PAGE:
Although you can purchase plastic water bottles pretty much anywhere, I bring a portable water filtration system that allows me to drink the tap water in the airport, in the hotel, or anywhere else without worrying about ingesting contaminants such as lead, organic compounds and chlorine/ chloramine. I prefer the PiMag Sports Bottle offered by Nikken. They have redesigned the cap in the last few years, and now it works great! If I’m heading to the beach, I’ll also pack a silicone-wrapped glass or stainless steel canister to transport my purified water to the beach. It’s not a good idea to bring plastic water bottles to the beach, as sunlight and heat can cause the toxins in the plastic to leach out into the water.

Know that this water purification system and others like it do not sanitize the water, so if you are drinking water from a source that could have bacterial contamination, like a stream or an untreated well, you need to treat the water first, with either iodine tablets or a SteriPen before putting the water through the filtration bottle.

  • Sunscreen

In a recent blog post, I wrote about sunscreens. Sunblock and lip protection should be chosen with care (and in advance!) 

  • EMF shield

Too often, we don’t think about radiation while considering how to stay healthy while traveling. When I check into the hotel room, the first thing I do is unplug the clock radio and the heavy-duty outlets that now come adherent to the night stands on either side of the bed. I’ve taken my EMF detector into too many rooms only to see that the bed is often flanked by powerful electromagnetic fields until these devices are unplugged. During one hotel stay, I took the following videos showing the electric field strength and magnetic field strength emitted by a clock radio (electric fields)(magnetic fields).

Unfortunately, hotels have become anything but relaxing for many people due to the increasing demand for radiofrequency radiation from wireless devices. Hotel rooms are filled with radiofrequency radiation as you can see from this demonstration. If you are sensitive to EMF, there are several options for you to choose from, depending on your degree of sensitivity. A portable bed canopy is available and although it is an expensive item, I highly recommend it for someone with moderate to severe EMF sensitivity. 

Another product to consider is the Blushield. I use their portable travel device. Although I don’t think a device like this can prevent all of the potentially harmful effects of EMF, it does create an energetic calmness in a room, making it more conducive to sleep.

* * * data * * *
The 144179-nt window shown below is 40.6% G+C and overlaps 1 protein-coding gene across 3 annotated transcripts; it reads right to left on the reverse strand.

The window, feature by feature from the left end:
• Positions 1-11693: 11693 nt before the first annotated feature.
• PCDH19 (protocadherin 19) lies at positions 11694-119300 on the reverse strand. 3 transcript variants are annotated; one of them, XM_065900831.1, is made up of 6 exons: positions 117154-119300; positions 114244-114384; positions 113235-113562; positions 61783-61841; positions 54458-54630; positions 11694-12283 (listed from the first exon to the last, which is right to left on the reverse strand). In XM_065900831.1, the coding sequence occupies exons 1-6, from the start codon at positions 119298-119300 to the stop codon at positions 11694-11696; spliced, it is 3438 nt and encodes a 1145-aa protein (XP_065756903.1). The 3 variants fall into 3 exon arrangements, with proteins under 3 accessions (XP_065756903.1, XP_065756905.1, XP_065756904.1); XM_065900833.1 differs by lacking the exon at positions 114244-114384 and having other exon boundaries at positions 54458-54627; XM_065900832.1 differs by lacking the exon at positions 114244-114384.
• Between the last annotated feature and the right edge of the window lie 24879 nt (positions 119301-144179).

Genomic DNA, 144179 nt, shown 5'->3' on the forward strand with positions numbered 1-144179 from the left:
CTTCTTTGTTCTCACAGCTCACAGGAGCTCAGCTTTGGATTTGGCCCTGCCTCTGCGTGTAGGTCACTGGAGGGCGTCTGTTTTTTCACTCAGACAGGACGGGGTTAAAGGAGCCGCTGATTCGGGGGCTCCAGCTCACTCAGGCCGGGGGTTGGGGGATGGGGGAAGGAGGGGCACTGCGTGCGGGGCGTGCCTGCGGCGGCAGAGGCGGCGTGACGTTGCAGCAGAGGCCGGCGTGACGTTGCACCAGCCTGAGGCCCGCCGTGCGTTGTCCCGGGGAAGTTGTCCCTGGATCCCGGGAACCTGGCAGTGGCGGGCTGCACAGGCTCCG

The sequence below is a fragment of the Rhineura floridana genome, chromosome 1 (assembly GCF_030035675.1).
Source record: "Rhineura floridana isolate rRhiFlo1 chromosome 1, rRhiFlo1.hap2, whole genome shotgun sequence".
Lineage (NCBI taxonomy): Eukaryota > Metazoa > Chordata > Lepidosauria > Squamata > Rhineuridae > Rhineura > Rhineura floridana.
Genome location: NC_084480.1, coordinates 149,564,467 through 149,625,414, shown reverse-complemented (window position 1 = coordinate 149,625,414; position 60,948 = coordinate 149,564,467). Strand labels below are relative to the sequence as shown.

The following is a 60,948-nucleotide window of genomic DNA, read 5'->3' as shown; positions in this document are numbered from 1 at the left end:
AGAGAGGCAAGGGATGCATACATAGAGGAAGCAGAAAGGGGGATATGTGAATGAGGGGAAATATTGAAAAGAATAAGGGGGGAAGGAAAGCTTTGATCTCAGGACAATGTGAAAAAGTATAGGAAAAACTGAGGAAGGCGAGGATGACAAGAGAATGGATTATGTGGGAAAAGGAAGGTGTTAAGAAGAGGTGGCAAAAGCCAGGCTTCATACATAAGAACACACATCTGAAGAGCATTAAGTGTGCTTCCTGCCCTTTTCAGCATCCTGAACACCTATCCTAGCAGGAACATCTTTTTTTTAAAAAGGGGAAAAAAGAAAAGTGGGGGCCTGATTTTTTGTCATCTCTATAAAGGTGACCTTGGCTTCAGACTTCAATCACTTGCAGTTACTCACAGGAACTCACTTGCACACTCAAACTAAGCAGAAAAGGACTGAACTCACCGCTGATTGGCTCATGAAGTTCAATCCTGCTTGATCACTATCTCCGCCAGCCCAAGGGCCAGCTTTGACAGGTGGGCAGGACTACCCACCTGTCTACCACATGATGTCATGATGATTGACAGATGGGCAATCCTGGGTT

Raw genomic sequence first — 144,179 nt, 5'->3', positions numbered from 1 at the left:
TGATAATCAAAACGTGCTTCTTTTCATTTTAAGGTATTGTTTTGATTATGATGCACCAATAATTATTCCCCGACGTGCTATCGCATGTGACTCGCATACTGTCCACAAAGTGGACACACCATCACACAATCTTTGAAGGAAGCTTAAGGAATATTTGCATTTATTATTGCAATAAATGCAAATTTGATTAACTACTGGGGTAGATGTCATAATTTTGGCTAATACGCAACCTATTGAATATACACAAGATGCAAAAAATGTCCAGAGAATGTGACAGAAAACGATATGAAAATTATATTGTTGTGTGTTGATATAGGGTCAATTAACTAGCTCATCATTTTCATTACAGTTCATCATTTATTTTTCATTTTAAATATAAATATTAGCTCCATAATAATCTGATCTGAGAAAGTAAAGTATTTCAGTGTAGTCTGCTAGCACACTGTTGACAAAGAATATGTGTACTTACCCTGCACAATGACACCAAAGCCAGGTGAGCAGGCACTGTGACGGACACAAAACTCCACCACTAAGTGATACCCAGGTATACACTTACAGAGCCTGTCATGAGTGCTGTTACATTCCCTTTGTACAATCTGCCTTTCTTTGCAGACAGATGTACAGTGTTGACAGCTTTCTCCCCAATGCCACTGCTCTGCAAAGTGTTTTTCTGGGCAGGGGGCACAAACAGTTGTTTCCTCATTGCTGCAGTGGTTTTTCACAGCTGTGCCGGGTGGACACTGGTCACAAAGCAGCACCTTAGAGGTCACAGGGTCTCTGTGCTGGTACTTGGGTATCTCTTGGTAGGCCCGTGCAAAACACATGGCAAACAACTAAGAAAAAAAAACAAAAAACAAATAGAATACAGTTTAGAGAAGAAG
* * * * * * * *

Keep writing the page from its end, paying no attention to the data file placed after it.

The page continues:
I hope you find this guide helpful and that it helps you understand how to stay healthy while traveling this summer. We are all ready to go on vacation after being cooped up for more than a year. Have fun this summer and stay healthy!

How I Choose the Safest Sunscreen for My Family

I waited.

“Dad, it’s a process,” my daughter said. She took the caps off each appealingly labelled product and sniffed. “This one smells like the beach!”

I took a whiff and smiled. “Yes. It does.”

Then I muttered something about chemicals as we made our way to the register.

Every spring, I review the Environmental Working Group’s sunscreen review and order a product I consider safer and more effective than the commercial brands available in most retail stores. This year, though, I forgot the sunscreen. Which meant my daughter and I headed into the shops.

What I saw there confirmed my suspicions: products focused on hyped-up marketing claims, with dubious ingredients. It used to be that you could walk into any beach store and buy sunscreen products from a variety of vendors, with an SPF of 2 through 15. Then, 30 came out … then 45, then 50, 60. Now, there are sunblocks claiming an SPF of 100!

Sunscreen is convenient, smells good, and looks clean, especially when it blends in, allowing your natural skin to show through. In today’s culture, an uncovered body at the beach, glistening in the sun, is much more alluring than one cloaked in a long-sleeved shirt, long pants, and a hat. Even though the latter is much more effective at blocking the sun’s potentially damaging rays, sunscreen is clearly most people’s choice.